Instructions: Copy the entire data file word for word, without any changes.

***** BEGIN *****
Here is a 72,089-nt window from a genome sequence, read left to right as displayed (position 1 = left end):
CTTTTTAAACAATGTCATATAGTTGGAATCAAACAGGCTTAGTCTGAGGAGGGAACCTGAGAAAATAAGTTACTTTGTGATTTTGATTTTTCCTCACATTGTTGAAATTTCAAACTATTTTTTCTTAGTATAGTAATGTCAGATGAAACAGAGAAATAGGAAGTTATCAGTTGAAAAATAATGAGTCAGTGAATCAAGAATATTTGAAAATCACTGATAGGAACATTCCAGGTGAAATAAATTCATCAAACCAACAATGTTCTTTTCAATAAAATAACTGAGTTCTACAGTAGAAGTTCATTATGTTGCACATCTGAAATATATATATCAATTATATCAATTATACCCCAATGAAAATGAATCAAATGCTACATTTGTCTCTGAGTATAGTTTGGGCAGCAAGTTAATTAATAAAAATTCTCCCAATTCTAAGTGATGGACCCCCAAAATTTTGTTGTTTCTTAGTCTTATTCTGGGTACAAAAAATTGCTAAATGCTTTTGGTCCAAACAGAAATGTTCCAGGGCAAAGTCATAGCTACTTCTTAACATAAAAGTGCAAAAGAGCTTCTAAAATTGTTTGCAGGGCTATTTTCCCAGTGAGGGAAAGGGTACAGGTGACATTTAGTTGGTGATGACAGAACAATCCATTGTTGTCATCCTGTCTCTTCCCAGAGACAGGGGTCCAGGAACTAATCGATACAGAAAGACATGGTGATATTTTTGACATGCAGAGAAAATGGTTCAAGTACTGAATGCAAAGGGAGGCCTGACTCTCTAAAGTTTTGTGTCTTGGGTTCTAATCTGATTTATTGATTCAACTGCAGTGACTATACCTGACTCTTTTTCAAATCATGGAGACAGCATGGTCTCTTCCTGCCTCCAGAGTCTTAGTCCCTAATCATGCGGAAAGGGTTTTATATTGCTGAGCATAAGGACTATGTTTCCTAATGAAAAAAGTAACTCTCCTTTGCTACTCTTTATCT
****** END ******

Here is a 72,089-nt window from a genome sequence, read left to right as displayed (position 1 = left end):
CTTTTTAAACAATGTCATATAGTTGGAATCAAACAGGCTTAGTCTGAGGAGGGAACCTGAGAAAATAAGTTACTTTGTGATTTTGATTTTTCCTCACATTGTTGAAATTTCAAACTATTTTTTCTTAGTATAGTAATGTCAGATGAAACAGAGAAATAGGAAGTTATCAGTTGAAAAATAATGAGTCAGTGAATCAAGAATATTTGAAAATCACTGATAGGAACATTCCAGGTGAAATAAATTCATCAAACCAACAATGTTCTTTTCAATAAAATAACTGAGTTCTACAGTAGAAGTTCATTATGTTGCACATCTGAAATATATATATCAATTATATCAATTATACCCCAATGAAAATGAATCAAATGCTACATTTGTCTCTGAGTATAGTTTGGGCAGCAAGTTAATTAATAAAAATTCTCCCAATTCTAAGTGATGGACCCCCAAAATTTTGTTGTTTCTTAGTCTTATTCTGGGTACAAAAAATTGCTAAATGCTTTTGGTCCAAACAGAAATGTTCCAGGGCAAAGTCATAGCTACTTCTTAACATAAAAGTGCAAAAGAGCTTCTAAAATTGTTTGCAGGGCTATTTTCCCAGTGAGGGAAAGGGTACAGGTGACATTTAGTTGGTGATGACAGAACAATCCATTGTTGTCATCCTGTCTCTTCCCAGAGACAGGGGTCCAGGAACTAATCGATACAGAAAGACATGGTGATATTTTTGACATGCAGAGAAAATGGTTCAAGTACTGAATGCAAAGGGAGGCCTGACTCTCTAAAGTTTTGTGTCTTGGGTTCTAATCTGATTTATTGATTCAACTGCAGTGACTATACCTGACTCTTTTTCAAATCATGGAGACAGCATGGTCTCTTCCTGCCTCCAGAGTCTTAGTCCCTAATCATGCGGAAAGGGTTTTATATTGCTGAGCATAAGGACTATGTTTCCTAATGAAAAAAGTAACTCTCCTTTGCTACTCTTTATCT